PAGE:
Employment problems and the American dream

Most of the ethnic minorities in the US are immigrants. Immigrants experience hardship in acquiring jobs, especially the jobs of their choices or training. Many end up working in blue-collar jobs or are required to first undergo entry training courses to match their credentials with the US requirements. The lack of equity in employment makes the ethnic minority and immigrants experience relatively higher financial constraints and ethnic inequalities.

Bich’s father was trained but he ended up working at a feather company. The pay at the firm was hardly enough to support the family. The family only got basic necessities and could only afford to share rooms and other facilities. The children got cheap presents and they would receive some gifts from their sponsors making them financially dependent.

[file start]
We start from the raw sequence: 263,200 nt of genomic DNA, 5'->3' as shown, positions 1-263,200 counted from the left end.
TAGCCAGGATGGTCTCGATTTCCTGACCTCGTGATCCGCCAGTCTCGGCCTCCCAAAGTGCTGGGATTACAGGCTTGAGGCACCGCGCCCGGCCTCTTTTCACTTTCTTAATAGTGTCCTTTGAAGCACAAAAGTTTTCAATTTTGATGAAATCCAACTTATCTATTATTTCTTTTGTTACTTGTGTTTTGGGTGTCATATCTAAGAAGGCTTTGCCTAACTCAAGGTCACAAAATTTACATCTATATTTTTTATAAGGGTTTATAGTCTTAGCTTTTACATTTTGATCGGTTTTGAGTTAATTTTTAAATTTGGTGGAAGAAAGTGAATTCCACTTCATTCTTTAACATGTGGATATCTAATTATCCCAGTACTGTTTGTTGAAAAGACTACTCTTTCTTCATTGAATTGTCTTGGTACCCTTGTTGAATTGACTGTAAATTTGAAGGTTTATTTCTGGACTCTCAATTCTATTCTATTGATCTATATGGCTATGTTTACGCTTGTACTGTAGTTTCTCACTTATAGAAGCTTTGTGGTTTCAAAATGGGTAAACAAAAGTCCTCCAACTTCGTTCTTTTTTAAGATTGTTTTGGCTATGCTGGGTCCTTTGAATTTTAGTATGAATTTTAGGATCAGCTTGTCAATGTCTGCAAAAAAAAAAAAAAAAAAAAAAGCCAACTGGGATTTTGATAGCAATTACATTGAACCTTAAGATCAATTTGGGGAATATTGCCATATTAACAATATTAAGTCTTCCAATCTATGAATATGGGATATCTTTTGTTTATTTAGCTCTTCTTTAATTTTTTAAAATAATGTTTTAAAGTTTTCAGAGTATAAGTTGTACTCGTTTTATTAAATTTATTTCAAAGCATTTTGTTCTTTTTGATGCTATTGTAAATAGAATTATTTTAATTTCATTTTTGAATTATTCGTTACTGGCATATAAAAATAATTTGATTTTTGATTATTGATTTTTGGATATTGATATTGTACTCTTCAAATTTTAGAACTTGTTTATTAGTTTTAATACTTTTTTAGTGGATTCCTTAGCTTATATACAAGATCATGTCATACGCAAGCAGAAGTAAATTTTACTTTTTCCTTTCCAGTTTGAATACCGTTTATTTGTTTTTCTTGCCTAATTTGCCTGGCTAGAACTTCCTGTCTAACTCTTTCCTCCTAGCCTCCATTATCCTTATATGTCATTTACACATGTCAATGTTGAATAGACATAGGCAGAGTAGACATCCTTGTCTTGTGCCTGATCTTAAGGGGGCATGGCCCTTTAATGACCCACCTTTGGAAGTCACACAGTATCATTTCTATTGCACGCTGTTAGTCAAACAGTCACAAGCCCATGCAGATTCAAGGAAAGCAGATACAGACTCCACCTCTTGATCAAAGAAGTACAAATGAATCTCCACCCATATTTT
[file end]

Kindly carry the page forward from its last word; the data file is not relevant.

Financial sabotage was also evident in the book Lame Deer, Seeker of Visions when religiously others were evacuated from their farms without compensation. The US government discovered gold in the land occupied by the Lakota community and evacuated them (Deer and Erdoes 91).

Communitas during religious ceremonies and rituals

Oftentimes, the religiously and ethnically others hold meetings of their own kinds. During the meetings, they reminisce about their lives in their home countries. Moreover, they tend to experience a sense of belonging. Bich’s father, for instance, established a friendship with fellow Vietnamese and they would occasionally meet, have fun, share their cultures, and practice mythical rituals (Nguyen 72).

Similarly, characters in Lame Deer, Seeker of Visions would occasionally gather and perform religious rituals that were extremely different from Christian rituals (Deer and Erdoes 209). It is worth noting that communitas is a key aspect of Buddhism, Hinduism, and other minor religion in the US.